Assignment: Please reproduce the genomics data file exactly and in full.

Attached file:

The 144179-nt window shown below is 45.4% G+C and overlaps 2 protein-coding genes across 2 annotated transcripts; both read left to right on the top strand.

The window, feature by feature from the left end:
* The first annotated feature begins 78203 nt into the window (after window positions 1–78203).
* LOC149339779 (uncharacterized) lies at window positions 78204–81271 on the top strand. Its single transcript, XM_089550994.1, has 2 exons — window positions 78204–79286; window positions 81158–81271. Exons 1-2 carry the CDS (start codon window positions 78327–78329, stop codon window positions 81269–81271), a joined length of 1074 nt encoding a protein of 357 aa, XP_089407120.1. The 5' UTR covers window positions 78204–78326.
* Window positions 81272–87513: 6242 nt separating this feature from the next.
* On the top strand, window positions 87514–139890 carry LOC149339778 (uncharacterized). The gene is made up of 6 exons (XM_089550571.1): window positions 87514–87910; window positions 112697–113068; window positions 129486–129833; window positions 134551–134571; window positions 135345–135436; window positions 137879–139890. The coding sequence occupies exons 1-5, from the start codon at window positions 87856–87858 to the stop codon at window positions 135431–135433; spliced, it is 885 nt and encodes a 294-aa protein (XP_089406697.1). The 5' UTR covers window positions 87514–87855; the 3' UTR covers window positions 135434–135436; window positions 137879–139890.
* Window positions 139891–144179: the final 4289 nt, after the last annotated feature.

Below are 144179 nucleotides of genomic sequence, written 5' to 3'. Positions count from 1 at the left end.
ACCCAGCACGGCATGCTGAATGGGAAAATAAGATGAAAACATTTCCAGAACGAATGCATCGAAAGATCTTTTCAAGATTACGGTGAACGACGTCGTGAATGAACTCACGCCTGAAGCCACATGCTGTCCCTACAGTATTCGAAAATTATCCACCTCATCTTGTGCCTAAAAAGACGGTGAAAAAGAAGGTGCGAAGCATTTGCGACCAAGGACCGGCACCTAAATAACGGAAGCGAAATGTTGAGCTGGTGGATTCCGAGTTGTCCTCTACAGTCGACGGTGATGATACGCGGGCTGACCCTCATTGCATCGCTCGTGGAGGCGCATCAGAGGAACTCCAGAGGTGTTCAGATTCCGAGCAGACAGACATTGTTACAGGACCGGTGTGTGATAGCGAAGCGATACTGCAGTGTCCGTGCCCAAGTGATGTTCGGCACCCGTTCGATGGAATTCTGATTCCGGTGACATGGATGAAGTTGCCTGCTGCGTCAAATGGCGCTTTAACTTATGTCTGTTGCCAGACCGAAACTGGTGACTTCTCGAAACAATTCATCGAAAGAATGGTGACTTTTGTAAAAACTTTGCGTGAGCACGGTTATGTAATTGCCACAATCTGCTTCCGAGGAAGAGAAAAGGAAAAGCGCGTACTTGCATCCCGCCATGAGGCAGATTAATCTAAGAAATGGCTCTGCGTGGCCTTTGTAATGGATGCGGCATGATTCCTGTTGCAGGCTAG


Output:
The 144179-nt window shown below is 45.4% G+C and overlaps 2 protein-coding genes across 2 annotated transcripts; both read left to right on the top strand.

The window, feature by feature from the left end:
* The first annotated feature begins 78203 nt into the window (after window positions 1–78203).
* LOC149339779 (uncharacterized) lies at window positions 78204–81271 on the top strand. Its single transcript, XM_089550994.1, has 2 exons — window positions 78204–79286; window positions 81158–81271. Exons 1-2 carry the CDS (start codon window positions 78327–78329, stop codon window positions 81269–81271), a joined length of 1074 nt encoding a protein of 357 aa, XP_089407120.1. The 5' UTR covers window positions 78204–78326.
* Window positions 81272–87513: 6242 nt separating this feature from the next.
* On the top strand, window positions 87514–139890 carry LOC149339778 (uncharacterized). The gene is made up of 6 exons (XM_089550571.1): window positions 87514–87910; window positions 112697–113068; window positions 129486–129833; window positions 134551–134571; window positions 135345–135436; window positions 137879–139890. The coding sequence occupies exons 1-5, from the start codon at window positions 87856–87858 to the stop codon at window positions 135431–135433; spliced, it is 885 nt and encodes a 294-aa protein (XP_089406697.1). The 5' UTR covers window positions 87514–87855; the 3' UTR covers window positions 135434–135436; window positions 137879–139890.
* Window positions 139891–144179: the final 4289 nt, after the last annotated feature.

Below are 144179 nucleotides of genomic sequence, written 5' to 3'. Positions count from 1 at the left end.
ACCCAGCACGGCATGCTGAATGGGAAAATAAGATGAAAACATTTCCAGAACGAATGCATCGAAAGATCTTTTCAAGATTACGGTGAACGACGTCGTGAATGAACTCACGCCTGAAGCCACATGCTGTCCCTACAGTATTCGAAAATTATCCACCTCATCTTGTGCCTAAAAAGACGGTGAAAAAGAAGGTGCGAAGCATTTGCGACCAAGGACCGGCACCTAAATAACGGAAGCGAAATGTTGAGCTGGTGGATTCCGAGTTGTCCTCTACAGTCGACGGTGATGATACGCGGGCTGACCCTCATTGCATCGCTCGTGGAGGCGCATCAGAGGAACTCCAGAGGTGTTCAGATTCCGAGCAGACAGACATTGTTACAGGACCGGTGTGTGATAGCGAAGCGATACTGCAGTGTCCGTGCCCAAGTGATGTTCGGCACCCGTTCGATGGAATTCTGATTCCGGTGACATGGATGAAGTTGCCTGCTGCGTCAAATGGCGCTTTAACTTATGTCTGTTGCCAGACCGAAACTGGTGACTTCTCGAAACAATTCATCGAAAGAATGGTGACTTTTGTAAAAACTTTGCGTGAGCACGGTTATGTAATTGCCACAATCTGCTTCCGAGGAAGAGAAAAGGAAAAGCGCGTACTTGCATCCCGCCATGAGGCAGATTAATCTAAGAAATGGCTCTGCGTGGCCTTTGTAATGGATGCGGCATGATTCCTGTTGCAGGCTAG